Abstract: The present article discusses the origins of citizenship and the evolution of the concept as well as the main challenges currently faced in the field of youth’s active participation in an attempt of situating readers on the topic and raise awareness of the challenges that need to be overcome.
Keywords: LifeComp, Civic Participation, Citizenship.
What is civic participation?
Traditionally, the concept of citizenship has always been linked to the State. Classical authors defined this concept as the way in which the individual is legally related to the State. Based on this definition, most people in the world are citizens of one State or another and belonging to a particular state entails certain rights and obligations determined by the legislation of each country.
Notwithstanding, the concept has evolved with society’s evolution and currently, citizenship is linked to political and social forms of participation as it is related to the feeling of belonging of individuals to a community usually defined by shared elements such as language, customs, religion, or history.
Author T. H. Marshall establishes three fundamental elements of citizenship:
Civil Element: This focuses on the rights necessary for the individual to be free (personal freedom, freedom of speech, right to property). Citizenship is linked to law, and a relationship characterized by the existence of obligations and rights between the State and the individual is established.
Political element: This refers to the citizen’s right to participate in political life. We can speak of the beginning of political citizenship in classical Greece, where authors such as Aristotle speak of man as a “political animal”, through this political development is how the citizen achieves individual happiness. However, nowadays we can say that this political citizenship was born with the full universal suffrage, given in the first decades of the 20th century.
Social Element: This element is based on belonging to society, to a community, this social character of citizenship is born with the belonging of the individual to local communities, functional and labor associations, such as guilds.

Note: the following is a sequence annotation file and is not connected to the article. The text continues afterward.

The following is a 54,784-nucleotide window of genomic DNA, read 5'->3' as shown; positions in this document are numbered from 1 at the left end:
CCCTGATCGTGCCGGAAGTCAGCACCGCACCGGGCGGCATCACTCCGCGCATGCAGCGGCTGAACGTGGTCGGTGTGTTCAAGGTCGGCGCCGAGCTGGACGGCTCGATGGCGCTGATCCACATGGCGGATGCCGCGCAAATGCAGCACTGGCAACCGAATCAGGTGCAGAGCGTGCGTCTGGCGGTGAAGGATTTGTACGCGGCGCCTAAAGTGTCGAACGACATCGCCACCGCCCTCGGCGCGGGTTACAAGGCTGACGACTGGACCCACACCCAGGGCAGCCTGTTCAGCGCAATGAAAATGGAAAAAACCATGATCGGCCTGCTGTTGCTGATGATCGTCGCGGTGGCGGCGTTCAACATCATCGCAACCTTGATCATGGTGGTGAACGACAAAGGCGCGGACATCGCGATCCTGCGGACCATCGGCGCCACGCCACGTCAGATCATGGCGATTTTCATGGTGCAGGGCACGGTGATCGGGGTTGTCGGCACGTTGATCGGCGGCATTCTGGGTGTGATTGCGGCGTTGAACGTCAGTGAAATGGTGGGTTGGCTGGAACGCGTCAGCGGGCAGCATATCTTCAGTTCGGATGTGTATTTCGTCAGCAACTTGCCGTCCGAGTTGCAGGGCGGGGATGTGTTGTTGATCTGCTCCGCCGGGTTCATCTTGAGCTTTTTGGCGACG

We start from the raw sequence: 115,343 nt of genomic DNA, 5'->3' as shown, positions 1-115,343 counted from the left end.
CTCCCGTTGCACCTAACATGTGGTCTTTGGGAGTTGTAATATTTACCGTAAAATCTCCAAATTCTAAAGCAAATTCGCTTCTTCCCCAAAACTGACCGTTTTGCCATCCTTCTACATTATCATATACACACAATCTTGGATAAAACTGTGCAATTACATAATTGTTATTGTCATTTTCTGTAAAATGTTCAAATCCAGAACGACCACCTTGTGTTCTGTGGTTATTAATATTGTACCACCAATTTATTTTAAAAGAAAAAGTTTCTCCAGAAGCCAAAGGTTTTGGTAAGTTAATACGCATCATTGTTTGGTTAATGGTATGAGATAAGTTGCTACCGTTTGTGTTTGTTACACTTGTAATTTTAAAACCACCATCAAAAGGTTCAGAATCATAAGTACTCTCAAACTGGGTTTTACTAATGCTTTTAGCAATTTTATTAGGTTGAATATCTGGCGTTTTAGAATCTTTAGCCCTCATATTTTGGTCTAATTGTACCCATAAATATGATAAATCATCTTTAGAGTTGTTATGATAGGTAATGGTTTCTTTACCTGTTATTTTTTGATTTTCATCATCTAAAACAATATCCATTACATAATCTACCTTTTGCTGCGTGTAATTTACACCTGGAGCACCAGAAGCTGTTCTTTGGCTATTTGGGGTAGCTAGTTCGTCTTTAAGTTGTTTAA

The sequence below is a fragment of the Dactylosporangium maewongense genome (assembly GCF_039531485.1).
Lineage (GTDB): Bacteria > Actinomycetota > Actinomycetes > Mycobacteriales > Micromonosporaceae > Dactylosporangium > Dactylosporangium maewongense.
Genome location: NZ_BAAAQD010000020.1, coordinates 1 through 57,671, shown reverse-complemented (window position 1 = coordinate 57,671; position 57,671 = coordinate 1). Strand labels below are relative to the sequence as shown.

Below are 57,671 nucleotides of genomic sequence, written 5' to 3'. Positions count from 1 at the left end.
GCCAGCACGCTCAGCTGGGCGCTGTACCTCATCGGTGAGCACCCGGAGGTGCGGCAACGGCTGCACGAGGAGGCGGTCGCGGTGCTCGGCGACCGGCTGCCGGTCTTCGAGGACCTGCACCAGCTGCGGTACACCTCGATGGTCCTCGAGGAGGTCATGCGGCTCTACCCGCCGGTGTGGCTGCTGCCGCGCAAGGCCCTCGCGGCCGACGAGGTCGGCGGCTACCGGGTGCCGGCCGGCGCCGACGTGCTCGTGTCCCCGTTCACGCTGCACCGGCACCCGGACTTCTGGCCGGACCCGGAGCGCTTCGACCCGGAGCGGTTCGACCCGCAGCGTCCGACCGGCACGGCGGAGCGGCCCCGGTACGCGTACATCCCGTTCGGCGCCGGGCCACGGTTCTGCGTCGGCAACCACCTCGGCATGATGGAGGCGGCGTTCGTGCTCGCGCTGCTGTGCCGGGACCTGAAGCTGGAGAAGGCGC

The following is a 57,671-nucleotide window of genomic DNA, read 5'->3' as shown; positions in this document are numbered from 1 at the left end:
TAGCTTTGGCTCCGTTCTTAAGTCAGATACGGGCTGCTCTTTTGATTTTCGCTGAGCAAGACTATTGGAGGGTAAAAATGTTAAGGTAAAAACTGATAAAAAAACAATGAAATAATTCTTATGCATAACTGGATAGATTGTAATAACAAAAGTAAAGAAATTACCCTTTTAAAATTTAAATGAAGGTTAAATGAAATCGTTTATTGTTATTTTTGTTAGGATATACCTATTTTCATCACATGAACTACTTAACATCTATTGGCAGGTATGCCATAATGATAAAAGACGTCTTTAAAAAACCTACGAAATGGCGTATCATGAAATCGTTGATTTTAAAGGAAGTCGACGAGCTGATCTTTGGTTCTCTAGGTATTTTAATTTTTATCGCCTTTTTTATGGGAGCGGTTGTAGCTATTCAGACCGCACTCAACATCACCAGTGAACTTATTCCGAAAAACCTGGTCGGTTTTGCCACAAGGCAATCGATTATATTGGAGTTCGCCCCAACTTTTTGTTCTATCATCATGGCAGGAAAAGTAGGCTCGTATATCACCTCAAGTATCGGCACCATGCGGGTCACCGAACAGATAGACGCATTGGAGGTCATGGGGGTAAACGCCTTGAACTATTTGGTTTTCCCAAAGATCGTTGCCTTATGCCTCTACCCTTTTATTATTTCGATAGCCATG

The combination of the aforementioned three elements makes citizens members of a community where they belong to. Their sense of belonging to such community and intentions to contribute to improve it will determine the extent to which they will be considered active citizens.
Real citizenship participation takes place when the members belonging to a particular group, through their actions, achieve to influence the nature of decisions, implement them and evaluate them with the main purpose of promoting a change that improves society. We consider young people are active participants in their community when they become integrated into political decision-making processes on issues that directly affect them or affect the community in which they live. Participation implies a task of clarification and a joint awareness of the problems that affect them and leads to a broad discussion for decision-making and for the construction of solutions for a better society.
Currently, one of the main challenges faced at European level includes climate change, a topic on which youth’s civic participation could have a great repercussion and thus, it is essential to find how to empower them to participate in ecologic-wise decisions and adopt behaviors that support green policies.
What are LifeComp competences and why are they important for the development of active citizenship?
LifeComp competencies belong to a European reference framework for personal, social, and learning development to achieve shared understanding. They serve to develop curricula and other learning activities and can be used as reference competences for the establishment of the ideal values to enhance youth’s active citizen participation. LifeComp competences include:
The importance of active citizenship education lies in the understanding of the democratic principles and values of contemporary societies, as well as the understanding of the need and duty of individuals to participate in the cohesion and maintenance of communities at both micro and macro levels, ranging from participation in a small association or local community, to the European community or even a global community.
However, civic education encounters several barriers that impede or hinder its achievement. There are external factors or conditioning factors that influence people’s ability to adopt a participatory and social role in the community. These barriers include formal and informal environments, the workplace, the education received and community environments, between others. In addition, factors such as social exclusion, disengagement or disaffection and disenchantment on the part of young people poses a real challenge for education and awareness-raising on active citizenship and social and political participation.